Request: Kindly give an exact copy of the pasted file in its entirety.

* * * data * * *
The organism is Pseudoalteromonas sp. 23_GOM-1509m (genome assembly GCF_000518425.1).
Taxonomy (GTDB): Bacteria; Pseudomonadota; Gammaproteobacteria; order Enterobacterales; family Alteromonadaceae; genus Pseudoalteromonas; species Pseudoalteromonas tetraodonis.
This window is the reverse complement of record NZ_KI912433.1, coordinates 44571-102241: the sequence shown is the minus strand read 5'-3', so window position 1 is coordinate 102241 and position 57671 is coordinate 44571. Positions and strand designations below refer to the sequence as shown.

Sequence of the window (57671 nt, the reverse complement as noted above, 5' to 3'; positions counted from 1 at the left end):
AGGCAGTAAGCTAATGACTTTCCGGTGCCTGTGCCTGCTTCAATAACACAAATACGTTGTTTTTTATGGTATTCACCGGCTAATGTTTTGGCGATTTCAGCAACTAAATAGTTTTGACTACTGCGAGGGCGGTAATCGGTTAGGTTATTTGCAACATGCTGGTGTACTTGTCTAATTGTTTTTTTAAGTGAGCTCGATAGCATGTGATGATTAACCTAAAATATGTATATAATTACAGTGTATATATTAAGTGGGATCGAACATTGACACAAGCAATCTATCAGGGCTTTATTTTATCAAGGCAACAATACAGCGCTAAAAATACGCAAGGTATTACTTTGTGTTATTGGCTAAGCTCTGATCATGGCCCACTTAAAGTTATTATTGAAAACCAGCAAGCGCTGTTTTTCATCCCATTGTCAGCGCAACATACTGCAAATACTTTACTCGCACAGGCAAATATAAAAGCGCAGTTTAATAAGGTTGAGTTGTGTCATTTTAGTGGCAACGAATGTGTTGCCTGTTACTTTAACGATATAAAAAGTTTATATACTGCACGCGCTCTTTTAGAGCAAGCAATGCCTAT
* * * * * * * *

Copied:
The organism is Pseudoalteromonas sp. 23_GOM-1509m (genome assembly GCF_000518425.1).
Taxonomy (GTDB): Bacteria; Pseudomonadota; Gammaproteobacteria; order Enterobacterales; family Alteromonadaceae; genus Pseudoalteromonas; species Pseudoalteromonas tetraodonis.
This window is the reverse complement of record NZ_KI912433.1, coordinates 44571-102241: the sequence shown is the minus strand read 5'-3', so window position 1 is coordinate 102241 and position 57671 is coordinate 44571. Positions and strand designations below refer to the sequence as shown.

Sequence of the window (57671 nt, the reverse complement as noted above, 5' to 3'; positions counted from 1 at the left end):
AGGCAGTAAGCTAATGACTTTCCGGTGCCTGTGCCTGCTTCAATAACACAAATACGTTGTTTTTTATGGTATTCACCGGCTAATGTTTTGGCGATTTCAGCAACTAAATAGTTTTGACTACTGCGAGGGCGGTAATCGGTTAGGTTATTTGCAACATGCTGGTGTACTTGTCTAATTGTTTTTTTAAGTGAGCTCGATAGCATGTGATGATTAACCTAAAATATGTATATAATTACAGTGTATATATTAAGTGGGATCGAACATTGACACAAGCAATCTATCAGGGCTTTATTTTATCAAGGCAACAATACAGCGCTAAAAATACGCAAGGTATTACTTTGTGTTATTGGCTAAGCTCTGATCATGGCCCACTTAAAGTTATTATTGAAAACCAGCAAGCGCTGTTTTTCATCCCATTGTCAGCGCAACATACTGCAAATACTTTACTCGCACAGGCAAATATAAAAGCGCAGTTTAATAAGGTTGAGTTGTGTCATTTTAGTGGCAACGAATGTGTTGCCTGTTACTTTAACGATATAAAAAGTTTATATACTGCACGCGCTCTTTTAGAGCAAGCAATGCCTAT